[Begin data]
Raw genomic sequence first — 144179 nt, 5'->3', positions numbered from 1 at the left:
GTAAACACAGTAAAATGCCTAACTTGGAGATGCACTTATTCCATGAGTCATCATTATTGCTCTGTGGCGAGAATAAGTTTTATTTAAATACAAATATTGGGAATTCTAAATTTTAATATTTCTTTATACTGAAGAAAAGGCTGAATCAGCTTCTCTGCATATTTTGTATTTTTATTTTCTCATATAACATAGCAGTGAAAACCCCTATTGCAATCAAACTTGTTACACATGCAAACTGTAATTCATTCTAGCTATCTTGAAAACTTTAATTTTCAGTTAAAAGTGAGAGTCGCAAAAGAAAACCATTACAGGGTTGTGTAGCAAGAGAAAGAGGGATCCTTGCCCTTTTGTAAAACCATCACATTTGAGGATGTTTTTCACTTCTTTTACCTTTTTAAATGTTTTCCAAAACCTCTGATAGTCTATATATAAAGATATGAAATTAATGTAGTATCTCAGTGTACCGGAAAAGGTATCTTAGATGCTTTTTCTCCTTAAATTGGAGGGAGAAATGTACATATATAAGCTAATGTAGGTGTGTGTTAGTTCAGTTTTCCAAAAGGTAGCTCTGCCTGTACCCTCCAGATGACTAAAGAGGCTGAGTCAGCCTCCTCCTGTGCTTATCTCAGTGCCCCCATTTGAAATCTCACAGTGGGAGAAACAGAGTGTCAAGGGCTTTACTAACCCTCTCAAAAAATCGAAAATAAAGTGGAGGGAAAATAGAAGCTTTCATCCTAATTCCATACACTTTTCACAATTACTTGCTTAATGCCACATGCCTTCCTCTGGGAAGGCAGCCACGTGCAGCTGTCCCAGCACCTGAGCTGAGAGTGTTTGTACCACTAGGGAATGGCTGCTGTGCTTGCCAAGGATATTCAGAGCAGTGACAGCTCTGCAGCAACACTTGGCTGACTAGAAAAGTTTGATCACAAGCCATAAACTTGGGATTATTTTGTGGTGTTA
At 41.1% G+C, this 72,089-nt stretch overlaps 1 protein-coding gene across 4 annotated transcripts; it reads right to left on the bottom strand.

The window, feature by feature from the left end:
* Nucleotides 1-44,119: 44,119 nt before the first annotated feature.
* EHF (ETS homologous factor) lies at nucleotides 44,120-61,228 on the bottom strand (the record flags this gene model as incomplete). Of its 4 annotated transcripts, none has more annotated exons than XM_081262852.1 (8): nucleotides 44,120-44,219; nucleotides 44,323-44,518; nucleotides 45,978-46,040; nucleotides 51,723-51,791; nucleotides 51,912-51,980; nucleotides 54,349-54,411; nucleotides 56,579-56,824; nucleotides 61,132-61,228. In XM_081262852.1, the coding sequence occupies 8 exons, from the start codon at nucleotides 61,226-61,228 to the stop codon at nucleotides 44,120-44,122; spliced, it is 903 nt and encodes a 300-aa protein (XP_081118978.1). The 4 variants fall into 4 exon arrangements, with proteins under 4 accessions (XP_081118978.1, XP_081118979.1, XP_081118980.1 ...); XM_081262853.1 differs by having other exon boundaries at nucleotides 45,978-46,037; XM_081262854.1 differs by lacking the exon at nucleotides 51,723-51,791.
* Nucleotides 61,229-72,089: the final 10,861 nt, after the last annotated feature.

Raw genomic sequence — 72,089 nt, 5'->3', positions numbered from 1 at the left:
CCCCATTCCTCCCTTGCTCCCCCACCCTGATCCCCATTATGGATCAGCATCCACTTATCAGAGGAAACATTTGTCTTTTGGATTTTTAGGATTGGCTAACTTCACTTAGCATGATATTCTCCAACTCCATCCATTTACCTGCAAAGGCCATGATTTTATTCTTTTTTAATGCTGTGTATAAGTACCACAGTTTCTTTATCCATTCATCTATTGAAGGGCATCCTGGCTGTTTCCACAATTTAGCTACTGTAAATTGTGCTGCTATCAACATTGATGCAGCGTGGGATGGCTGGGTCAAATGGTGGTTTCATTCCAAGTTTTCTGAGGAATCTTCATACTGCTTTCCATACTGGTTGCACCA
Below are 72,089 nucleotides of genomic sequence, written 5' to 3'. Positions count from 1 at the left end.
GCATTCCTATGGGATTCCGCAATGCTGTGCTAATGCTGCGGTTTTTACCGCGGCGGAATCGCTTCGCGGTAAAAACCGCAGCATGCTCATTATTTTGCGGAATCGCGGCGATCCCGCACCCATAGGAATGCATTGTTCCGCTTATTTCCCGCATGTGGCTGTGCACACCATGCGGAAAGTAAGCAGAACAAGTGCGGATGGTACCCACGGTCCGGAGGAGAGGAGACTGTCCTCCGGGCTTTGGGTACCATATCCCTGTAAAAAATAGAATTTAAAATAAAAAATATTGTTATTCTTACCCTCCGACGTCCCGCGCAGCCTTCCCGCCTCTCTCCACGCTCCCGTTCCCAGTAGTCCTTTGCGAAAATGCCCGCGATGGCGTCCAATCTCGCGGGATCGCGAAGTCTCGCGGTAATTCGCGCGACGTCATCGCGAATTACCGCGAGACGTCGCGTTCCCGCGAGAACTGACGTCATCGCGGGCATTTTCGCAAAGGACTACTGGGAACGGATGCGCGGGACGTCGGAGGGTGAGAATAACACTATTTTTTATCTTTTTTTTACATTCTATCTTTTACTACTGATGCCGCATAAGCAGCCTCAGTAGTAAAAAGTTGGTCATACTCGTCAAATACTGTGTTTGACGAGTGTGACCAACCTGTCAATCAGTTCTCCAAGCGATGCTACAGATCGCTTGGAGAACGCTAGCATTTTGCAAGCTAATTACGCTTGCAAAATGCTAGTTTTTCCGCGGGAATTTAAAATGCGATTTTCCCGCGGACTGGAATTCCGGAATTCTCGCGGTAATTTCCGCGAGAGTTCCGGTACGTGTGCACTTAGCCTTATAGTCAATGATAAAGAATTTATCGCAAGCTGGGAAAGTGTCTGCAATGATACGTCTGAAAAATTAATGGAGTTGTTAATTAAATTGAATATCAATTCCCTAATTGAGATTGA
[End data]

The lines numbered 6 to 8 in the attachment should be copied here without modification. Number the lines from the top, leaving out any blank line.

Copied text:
* EHF (ETS homologous factor) lies at nucleotides 44,120-61,228 on the bottom strand (the record flags this gene model as incomplete). Of its 4 annotated transcripts, none has more annotated exons than XM_081262852.1 (8): nucleotides 44,120-44,219; nucleotides 44,323-44,518; nucleotides 45,978-46,040; nucleotides 51,723-51,791; nucleotides 51,912-51,980; nucleotides 54,349-54,411; nucleotides 56,579-56,824; nucleotides 61,132-61,228. In XM_081262852.1, the coding sequence occupies 8 exons, from the start codon at nucleotides 61,226-61,228 to the stop codon at nucleotides 44,120-44,122; spliced, it is 903 nt and encodes a 300-aa protein (XP_081118978.1). The 4 variants fall into 4 exon arrangements, with proteins under 4 accessions (XP_081118978.1, XP_081118979.1, XP_081118980.1 ...); XM_081262853.1 differs by having other exon boundaries at nucleotides 45,978-46,037; XM_081262854.1 differs by lacking the exon at nucleotides 51,723-51,791.
* Nucleotides 61,229-72,089: the final 10,861 nt, after the last annotated feature.

Raw genomic sequence — 72,089 nt, 5'->3', positions numbered from 1 at the left: